Cookie Magazine © Tara Donne
Tara Donne photographs what she loves: food, travel, friends. The greenmarket, Caribbean heat, lush landscapes and the still moments one catches while resting. Raised in the country but currently a city dweller, she's inspired by both: the pace, the trees, the space of the rural; the interaction, the neighborhoods, the streets of the urban.
Read more at her website.
Barbara Vonderharr: I really appreciate the food images that would, and have appeared in things like Martha Stewart, but I’m really drawn to the food still life images that are mid-meal or after the meal that include more objects. What draws you to photograph also in this manner?
Tara Donne: I think I got into making images like this because of two things. One is my inclination to capture moments (one of the earliest kinds of photography I was drawn to was street photography and people like Henri Cartier-Bresson and Helen Levitt). Sometimes these images you're mentioning are indeed spontaneous and sometimes they're a little more set-up to evoke the kind of feeling you describe; to give the sense of reality or a moment in time. Not entirely different than Cartier-Bresson waiting for "decisive moments" to happen. Second is just that I love food and eating and the sense of family or community that can happen around a table or in a kitchen. Seeing that process of making or eating and implied enjoyment, even without people, is really satisfying.
Barbara Vonderharr: What do you prefer to shoot and why do you think this is?
Tara Donne: I prefer to shoot food and travel first although I enjoy still life and lifestyle very much too. Again, I think its because I love certain roles food plays in culture and history, and also because I like to talk about it on set and learn things for my own culinary endeavors from food stylists and chefs. Travel: for obvious reasons of physically traveling to new places and all that means (learning languages, culture, customs, having experiences with other people) but also to get out of insular (yes, extremely diverse but very predictable and self-centered in many ways) New York. Something about all these tall buildings can make me forget there's a world outside. Travel also keeps my eye sharp -- constantly being in new environments that I often need to coax a story out of and continually frame in an interesting way is good exercise.
Mechanic shop detail in Buenos Aires, Argentina © Tara Donne
Barbara Vonderharr: A lot of your photographs involve travel and I was curious as to if you get sent out on shoots, receive grants, etc.?
Tara Donne: I am sent by clients for specific assignments and always take a couple/few trips on my own each year.
Barbara Vonderharr: Continuing on this notion of travel, do you feel that some of your work ends up being somewhat autobiographical and more personal to you?
Tara Donne: Yes. It’s impossible to avoid that. And I think that viewpoint is why I'm the one being assigned that particular story; editors see what I'm drawn to and excited about and they think of me for similar things. I always complete my shot list as assigned by the client but I think its quite obvious when they receive the film or files what parts of the job I was most excited about and related to more strongly. There will always be lots of variations and more images of those things by default.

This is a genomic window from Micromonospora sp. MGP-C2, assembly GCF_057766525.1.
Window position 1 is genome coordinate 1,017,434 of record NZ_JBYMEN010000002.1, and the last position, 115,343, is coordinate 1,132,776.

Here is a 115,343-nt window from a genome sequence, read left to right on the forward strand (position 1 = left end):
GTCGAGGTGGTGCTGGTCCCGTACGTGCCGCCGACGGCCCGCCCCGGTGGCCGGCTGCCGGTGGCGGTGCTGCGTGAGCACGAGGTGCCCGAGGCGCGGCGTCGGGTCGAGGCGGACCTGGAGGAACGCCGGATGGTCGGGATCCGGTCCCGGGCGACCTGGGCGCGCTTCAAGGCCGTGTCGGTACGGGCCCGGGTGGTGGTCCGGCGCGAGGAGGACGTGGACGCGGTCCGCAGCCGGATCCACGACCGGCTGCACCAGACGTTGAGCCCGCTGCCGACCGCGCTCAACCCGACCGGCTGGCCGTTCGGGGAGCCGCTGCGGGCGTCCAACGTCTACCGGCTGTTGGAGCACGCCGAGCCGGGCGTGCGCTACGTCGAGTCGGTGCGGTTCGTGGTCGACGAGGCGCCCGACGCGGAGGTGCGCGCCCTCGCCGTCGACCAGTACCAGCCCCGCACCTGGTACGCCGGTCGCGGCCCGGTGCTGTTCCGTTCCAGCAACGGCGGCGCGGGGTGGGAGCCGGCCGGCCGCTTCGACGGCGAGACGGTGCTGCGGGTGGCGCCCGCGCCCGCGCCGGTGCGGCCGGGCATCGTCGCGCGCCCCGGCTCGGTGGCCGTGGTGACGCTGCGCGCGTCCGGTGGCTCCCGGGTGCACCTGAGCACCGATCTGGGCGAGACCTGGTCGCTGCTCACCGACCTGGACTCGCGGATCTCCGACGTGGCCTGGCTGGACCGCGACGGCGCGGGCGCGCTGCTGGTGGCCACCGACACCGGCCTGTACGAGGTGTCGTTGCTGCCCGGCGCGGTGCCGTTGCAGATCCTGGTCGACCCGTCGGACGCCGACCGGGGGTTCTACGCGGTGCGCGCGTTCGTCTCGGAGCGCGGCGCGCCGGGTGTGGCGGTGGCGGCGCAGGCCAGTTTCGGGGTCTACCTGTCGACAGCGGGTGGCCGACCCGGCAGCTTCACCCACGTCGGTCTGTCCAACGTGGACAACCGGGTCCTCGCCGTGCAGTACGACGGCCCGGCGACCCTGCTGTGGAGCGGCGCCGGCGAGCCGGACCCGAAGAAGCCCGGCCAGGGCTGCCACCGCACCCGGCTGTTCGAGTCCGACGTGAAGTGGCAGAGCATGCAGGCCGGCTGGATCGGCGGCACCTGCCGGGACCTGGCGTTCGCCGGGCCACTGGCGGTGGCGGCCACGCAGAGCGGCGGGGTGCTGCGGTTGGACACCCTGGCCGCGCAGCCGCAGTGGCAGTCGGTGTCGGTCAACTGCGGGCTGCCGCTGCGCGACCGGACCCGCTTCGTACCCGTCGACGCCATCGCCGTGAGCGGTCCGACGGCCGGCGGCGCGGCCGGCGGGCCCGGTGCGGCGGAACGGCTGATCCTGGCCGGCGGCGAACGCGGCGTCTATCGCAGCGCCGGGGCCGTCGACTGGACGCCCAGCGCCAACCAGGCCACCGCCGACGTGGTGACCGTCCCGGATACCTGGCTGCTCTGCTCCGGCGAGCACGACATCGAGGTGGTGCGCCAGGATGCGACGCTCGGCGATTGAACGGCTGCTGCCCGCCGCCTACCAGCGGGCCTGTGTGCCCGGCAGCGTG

BBQ in Boston, MA for Cookie Magazine © Tara Donne
Barbara Vonderharr: Do you feel the experience of travel has greatly enhanced or strengthen your photographic abilities and eye?
Tara Donne: Definitely. Like I said above, the constant travel to new environments where I am expected to quickly grasp a sense of place/the people and then communicate it though a series of images and tell a story has made me quick to problem solve and find interesting compositions or perspectives on sometimes mundane or less-than-beautiful things or places. My job is to make you want to go there even if I feel like I'd never return to that hotel room or restaurant or city in my life! Over the last handful of years my instincts have grown and my eye has gotten much quicker in assessing a situation, editing out the garbage, and coming up with an interesting composition that works with the other images I've taken for that trip or that I anticipate taking based on my shot list.
© Tara Donne
Barbara Vonderharr: What drives you in your work and passion?
Tara Donne: The fact that I'm really lucky to do different things every day, work for myself, work with other great creative people on set, travel and eat delicious food, and meet people I never would have otherwise! I also have been taking pictures since forever, so it makes me happy that there was this seed somewhere in my old Polaroid (that I used to photograph things in my room at about four or five years old) that has taken root and allows me to have such a creative career. It’s reinforcing that it’s really been there since the beginning.
Barbara Vonderharr: What made you fall in love with photography in the first place?
Tara Donne: I think it was just that I liked to look at things and at light, and at how light falls on things (and faces) and contemplate them. I drew a lot in high school and early in college, from life, in a relatively formal but loose manner...but that all just took too long. I was always way more of an immediacy fan and since I was also into documenting moments in time, photography just made more sense.